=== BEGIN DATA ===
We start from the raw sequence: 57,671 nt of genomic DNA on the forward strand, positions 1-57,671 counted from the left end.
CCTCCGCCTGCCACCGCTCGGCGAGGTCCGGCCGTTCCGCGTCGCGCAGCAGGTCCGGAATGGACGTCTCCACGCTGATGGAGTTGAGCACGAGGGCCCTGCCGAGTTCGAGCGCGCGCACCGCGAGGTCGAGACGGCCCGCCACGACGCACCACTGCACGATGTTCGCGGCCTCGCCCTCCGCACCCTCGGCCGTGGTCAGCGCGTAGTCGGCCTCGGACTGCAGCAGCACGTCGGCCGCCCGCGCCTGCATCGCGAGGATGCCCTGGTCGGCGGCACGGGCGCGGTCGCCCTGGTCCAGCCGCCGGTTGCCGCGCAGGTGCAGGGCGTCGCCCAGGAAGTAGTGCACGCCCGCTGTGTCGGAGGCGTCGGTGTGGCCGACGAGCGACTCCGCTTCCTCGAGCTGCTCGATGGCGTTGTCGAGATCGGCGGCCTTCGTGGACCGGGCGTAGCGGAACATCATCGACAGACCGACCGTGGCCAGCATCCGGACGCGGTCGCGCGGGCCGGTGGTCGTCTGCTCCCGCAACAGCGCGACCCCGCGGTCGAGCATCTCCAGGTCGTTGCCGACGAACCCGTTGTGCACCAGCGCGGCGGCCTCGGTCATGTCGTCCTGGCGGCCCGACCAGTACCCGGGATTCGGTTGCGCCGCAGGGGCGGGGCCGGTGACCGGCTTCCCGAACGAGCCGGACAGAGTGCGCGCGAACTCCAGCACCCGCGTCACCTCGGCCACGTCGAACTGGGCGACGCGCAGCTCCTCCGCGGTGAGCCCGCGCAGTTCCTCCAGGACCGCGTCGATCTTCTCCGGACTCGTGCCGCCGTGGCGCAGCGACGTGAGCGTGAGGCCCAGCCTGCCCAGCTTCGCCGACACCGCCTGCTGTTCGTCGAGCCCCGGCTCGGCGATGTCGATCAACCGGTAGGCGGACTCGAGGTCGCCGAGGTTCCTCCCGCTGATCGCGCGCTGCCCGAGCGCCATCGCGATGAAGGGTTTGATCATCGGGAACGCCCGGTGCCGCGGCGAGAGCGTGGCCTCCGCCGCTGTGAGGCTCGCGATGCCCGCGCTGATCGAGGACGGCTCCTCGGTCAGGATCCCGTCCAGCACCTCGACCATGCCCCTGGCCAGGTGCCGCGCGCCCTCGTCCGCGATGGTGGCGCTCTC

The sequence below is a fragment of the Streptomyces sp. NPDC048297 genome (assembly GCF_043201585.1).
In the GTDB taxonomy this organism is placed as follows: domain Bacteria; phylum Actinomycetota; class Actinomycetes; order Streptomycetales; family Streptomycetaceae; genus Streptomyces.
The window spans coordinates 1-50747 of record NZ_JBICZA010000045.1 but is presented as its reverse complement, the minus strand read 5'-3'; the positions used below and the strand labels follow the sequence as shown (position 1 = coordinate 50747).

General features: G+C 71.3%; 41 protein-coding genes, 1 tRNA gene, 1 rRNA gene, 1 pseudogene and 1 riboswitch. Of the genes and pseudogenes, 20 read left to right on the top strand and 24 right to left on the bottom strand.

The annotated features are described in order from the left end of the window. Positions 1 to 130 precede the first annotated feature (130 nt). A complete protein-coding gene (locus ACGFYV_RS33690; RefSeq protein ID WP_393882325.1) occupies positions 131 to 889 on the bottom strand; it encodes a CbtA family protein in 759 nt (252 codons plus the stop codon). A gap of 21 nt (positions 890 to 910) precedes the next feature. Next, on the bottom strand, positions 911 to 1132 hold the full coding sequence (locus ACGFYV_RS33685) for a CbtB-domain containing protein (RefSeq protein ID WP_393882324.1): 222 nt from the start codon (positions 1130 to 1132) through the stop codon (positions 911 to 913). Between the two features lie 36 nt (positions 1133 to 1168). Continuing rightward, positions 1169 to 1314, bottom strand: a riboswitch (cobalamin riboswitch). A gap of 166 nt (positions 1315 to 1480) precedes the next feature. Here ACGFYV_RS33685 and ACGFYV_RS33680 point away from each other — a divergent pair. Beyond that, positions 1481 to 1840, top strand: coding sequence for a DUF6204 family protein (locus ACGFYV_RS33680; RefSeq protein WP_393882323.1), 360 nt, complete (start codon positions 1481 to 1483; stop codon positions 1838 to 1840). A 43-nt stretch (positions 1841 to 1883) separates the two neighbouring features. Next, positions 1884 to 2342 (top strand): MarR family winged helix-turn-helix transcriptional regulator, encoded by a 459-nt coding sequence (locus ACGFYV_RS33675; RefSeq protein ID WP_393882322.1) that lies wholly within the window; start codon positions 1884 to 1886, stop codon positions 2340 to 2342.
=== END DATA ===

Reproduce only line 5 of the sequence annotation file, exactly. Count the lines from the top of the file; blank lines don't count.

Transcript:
The window spans coordinates 1-50747 of record NZ_JBICZA010000045.1 but is presented as its reverse complement, the minus strand read 5'-3'; the positions used below and the strand labels follow the sequence as shown (position 1 = coordinate 50747).